Alfas to Ireland – a busman’s holiday?

Sometimes it is interesting to see what LAC members have been up to on events not organised by the club.

Recently Chris and Jan Lee went over to Ireland to join the Alfa Romeo Owners Club on thier annual pilgrimmage to the Emerald Isle.

As you know Jan and I help organise several Classic car runs a year for the Lancashire Automobile Club. So the thought of going on an event organised by someone else always appeals as we can relax and enjoy the event with someone else doing all the hard work!

The Alfa’s to Ireland events have been on or list as a must do event ever since we got our first Alfa. Unfortunately work commitments and my duties on the World Rally GB (which often clashed with the run) have effectively prevented going on the run until this year.

The World Rally GB was early and no other commitments were in the diary so we duly entered this most enjoyable event.

For us the event started on the Wednesday with a drive to Holyhead. On arriving at our hotel we found several other Alfas already in the car park. We were worried about how we would be received by the ‘regulars’ but they were most welcoming and friendly.

The early morning boat to Dublin was only half full so we had a pleasurable crossing and then a pleasant run up the east coast to our accommodation at The Cottages in Laytown. The

Cottages are a group of thatched cottages inside a walled garden with some dating back over 300 years. Ours was very comfortable and well appointed.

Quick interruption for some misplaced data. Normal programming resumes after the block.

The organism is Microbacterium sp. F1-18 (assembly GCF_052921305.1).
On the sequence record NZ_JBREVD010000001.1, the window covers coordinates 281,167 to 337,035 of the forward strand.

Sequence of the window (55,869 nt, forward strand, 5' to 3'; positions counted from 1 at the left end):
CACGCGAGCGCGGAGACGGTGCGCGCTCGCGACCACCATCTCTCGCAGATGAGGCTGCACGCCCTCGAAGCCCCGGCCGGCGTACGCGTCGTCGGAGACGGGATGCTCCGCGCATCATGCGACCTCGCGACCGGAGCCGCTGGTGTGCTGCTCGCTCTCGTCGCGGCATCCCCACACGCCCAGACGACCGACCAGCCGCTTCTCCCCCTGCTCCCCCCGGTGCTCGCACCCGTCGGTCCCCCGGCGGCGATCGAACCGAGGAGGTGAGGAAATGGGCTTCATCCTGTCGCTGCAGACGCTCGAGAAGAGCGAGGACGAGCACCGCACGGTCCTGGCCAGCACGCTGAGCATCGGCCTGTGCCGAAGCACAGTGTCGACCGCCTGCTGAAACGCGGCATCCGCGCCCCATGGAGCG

In our room we found a bag with all sorts of information on the local area prepared by the organiser Nick Clancy. Later that evening we were joined by fellow Alfa owners Chas and Viv who had come over on the later boat and were sharing our Cottage.

The Friday and Saturday were ‘at leisure’ so we took the opportunity to explore the Boyne Valley on the Friday and Drogheda on the Saturday. The Boyne Valley is well worth a visit with great scenery, castles and Neolithic sites all there to explore. The village of Kells is well worth a visit with some fantastic Celtic crosses and an old abbey which the famous book of Kells is named after.  That evening we ate at the Lime Kiln which is a gastropub just outside Laytown and had a first class meal.


Drogheda in the rain is not great but we went by bus and toured the shops – which went down very well with Jan! That evening we prepared our own meal and had a restful night in before the run on the Sunday.

Sunday dawned dry and bright which was perfect for the run. For the run itself we were joined by several local Irish Alfas and after the usual group photo we were handed our Route Books. These followed the usual Tulip diagram format and had distances in both miles and kilometres to cater for both British and Irish entrants (nice touch). In essence the Route Book took us to locations where we could park the car and get out to look for clues and ‘treasure’.